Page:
Forgot to mention these are pygmy goats. (To the best of my knowledge)
I am really hoping they mean hay and are not really feeding straw.I had the same problem when I first got into goats. I tried everything and nothing worked. Finally took her to the vet and found out that she had a very low tolerance for worms. After deworming over and over nothing helped and I finally sold her.
So first things first you need to do a fecal test on her. Take a good fecal sample in a bag to a vet. They’ll run a fecal test to test for Barberpole worms and coccidia. You could also ship a sample to Meadow Mist labs if you can’t find a vet to do it. But most will.
Next, I want to clarify that when you say “straw” you actually mean hay. Straw and hay are totally different as straw is used for bedding and has no nutritional value. Hay is what animals eat.
You have done a great job with her!! So don’t be discouraged. This kind of thing happens to everyone eventually. And welcome to TGS!! You found a good place.
You can check her eyelid to see if she is anemic or not. Research checking a goat’s FAMACHA. Some parasites cause anemia and need a more specific dewormer. The diarrhea right now is probably going to resolve after a few days if her stomach is upset from what she’s been eating. I don’t deworm unless a goat is losing weight, anemic looking, or a fecal shows too high of a parasite count. It’s completely normal for a goat to have parasites, but you deworm when they are high or the goat is showing signs of illness. There’s also mites and lice that can cause anemia. If the goat’s skin is scabby/dandruffy or you can see specs running around in the fur close to her body, you can treat with ivermectin cattle pour on at 3x her body weight and use a syringe to put it down her back or use injectable ivermectin instead. You can search forums on here for more information on deworming and dosages. Over the years, some dosages have changed. Some dewormers are bad for pregnant goats. What you’ve been using is safe I believe. I’m newer to goats, so I won’t give you more specific advice outside what I know and have done myself.😀 I keep a container of Valbazen for tapeworms and stomach worms. I’ve read not to use that for pregnant goats. It works for barber pole worms for some goat owners. I think it can also treat liver fluke. I use corid for coccidia. I have ivermectin horse paste on hand just in case I need that. It’s also for stomach worms.To clarify by straw I do mean coastal hay. Got it at tractor supply. I guess that's what I'll be onto quickly here then. She's giving me plenty of samples to work with so I'll start with that. If you had to recommend a dewormer where would you start? Is ivermectin ok?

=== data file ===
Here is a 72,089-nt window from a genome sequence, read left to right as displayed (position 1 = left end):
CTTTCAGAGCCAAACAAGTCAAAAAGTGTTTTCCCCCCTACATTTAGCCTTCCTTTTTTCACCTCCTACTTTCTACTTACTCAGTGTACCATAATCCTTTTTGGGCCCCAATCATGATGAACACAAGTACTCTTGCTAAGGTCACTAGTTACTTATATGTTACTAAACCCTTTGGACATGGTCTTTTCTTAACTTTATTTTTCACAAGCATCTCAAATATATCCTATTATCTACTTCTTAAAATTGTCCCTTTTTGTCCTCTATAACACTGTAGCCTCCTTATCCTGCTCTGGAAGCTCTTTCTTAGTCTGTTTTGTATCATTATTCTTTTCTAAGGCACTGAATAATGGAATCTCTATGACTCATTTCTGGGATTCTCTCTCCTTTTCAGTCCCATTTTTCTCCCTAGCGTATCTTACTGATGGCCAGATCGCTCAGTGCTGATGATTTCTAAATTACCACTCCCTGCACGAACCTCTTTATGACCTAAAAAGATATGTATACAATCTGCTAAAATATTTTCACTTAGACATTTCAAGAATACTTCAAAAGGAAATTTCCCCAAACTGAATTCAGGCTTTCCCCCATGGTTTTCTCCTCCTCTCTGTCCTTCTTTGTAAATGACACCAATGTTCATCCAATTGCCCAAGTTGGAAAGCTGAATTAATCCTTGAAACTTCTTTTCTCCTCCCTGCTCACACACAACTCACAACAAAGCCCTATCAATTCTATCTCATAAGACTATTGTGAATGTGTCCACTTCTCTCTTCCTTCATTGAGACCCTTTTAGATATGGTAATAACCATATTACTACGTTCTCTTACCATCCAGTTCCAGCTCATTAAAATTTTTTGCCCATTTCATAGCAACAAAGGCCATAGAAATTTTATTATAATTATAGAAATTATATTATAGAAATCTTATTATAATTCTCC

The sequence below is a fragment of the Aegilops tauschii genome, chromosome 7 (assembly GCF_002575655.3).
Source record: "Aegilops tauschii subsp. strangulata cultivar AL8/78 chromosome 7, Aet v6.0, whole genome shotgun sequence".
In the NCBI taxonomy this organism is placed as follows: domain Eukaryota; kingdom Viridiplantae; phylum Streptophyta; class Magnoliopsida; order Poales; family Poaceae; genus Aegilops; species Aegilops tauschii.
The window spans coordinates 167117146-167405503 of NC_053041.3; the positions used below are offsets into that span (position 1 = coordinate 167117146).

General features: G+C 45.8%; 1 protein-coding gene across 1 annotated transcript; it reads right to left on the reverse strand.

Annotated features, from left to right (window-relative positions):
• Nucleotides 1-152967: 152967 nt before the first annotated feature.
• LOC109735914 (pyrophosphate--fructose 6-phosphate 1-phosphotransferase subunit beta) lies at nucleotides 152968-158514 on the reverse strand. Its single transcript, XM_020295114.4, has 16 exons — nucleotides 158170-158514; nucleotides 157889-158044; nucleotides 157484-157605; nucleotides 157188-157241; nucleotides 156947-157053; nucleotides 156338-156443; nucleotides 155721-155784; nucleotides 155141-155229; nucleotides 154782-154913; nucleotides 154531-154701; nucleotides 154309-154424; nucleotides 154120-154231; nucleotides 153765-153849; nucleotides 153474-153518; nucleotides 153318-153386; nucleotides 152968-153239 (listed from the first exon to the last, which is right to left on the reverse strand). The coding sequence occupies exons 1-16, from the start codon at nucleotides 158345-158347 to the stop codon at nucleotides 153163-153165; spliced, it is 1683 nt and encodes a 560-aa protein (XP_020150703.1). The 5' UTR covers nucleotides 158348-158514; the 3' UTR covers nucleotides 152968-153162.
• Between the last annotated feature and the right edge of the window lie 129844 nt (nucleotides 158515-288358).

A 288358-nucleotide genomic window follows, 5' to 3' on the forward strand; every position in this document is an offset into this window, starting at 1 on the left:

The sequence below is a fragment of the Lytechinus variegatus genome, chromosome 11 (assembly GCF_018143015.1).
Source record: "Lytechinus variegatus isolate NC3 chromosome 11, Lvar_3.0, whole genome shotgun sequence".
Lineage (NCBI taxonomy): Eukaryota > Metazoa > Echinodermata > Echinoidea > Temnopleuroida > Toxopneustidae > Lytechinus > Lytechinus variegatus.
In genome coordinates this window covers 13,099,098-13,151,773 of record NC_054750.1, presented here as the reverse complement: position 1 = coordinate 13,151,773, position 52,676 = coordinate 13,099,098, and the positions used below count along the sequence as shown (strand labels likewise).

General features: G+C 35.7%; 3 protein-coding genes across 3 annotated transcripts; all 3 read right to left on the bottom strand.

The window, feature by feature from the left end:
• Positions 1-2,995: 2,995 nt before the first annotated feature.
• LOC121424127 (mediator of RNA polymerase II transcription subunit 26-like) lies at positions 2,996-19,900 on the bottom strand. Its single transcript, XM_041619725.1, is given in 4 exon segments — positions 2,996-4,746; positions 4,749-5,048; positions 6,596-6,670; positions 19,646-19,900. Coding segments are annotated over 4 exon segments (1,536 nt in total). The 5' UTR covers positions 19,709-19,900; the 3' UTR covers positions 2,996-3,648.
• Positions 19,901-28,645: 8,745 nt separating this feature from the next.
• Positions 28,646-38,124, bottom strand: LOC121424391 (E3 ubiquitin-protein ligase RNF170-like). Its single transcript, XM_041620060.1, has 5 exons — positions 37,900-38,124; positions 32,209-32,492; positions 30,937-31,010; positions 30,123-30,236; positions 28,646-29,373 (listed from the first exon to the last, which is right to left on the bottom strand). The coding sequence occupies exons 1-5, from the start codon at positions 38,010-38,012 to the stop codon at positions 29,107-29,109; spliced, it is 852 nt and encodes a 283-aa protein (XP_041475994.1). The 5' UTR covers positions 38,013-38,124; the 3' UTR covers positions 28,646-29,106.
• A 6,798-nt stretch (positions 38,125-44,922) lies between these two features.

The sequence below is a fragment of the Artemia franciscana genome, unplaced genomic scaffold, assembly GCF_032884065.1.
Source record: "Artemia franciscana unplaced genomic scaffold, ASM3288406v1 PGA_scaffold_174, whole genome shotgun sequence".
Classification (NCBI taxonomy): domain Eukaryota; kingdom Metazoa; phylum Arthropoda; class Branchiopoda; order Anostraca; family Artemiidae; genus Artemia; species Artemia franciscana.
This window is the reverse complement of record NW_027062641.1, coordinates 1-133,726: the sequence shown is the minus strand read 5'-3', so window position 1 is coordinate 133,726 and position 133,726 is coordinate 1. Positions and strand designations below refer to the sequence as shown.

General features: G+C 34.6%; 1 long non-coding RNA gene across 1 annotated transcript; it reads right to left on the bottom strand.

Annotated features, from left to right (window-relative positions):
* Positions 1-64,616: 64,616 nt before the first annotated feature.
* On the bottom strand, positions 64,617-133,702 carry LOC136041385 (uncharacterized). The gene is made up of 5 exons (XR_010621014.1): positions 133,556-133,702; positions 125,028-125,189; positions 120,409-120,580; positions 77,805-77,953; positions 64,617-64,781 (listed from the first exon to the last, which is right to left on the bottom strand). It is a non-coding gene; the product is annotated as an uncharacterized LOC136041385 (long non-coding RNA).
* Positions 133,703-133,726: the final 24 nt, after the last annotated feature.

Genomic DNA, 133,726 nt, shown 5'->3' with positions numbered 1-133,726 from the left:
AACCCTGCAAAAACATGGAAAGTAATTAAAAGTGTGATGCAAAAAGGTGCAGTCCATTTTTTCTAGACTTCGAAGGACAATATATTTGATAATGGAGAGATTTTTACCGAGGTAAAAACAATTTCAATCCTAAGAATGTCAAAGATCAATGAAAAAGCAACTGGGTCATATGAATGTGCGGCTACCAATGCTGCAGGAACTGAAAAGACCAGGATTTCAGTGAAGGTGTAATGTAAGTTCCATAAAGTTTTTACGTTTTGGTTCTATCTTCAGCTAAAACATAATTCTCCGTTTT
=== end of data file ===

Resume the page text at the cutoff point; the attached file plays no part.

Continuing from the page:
Thank you! It hurts because I wasn't expecting goats to be so expensive but I feel responsible for their well-being so here we are.Its great that you took her to the vet! She is lucky to have you as an owner!
I guess my question is would you give them to her simultaneously? And would you also do it on a five day program? I'll stop by a feed store and grab some today.Fenbendazole won't cut it for most parasites. I would use it in combination with a second dewormer to be sure she gets good coverage. Cydectin sheep drench or Ivomectin product.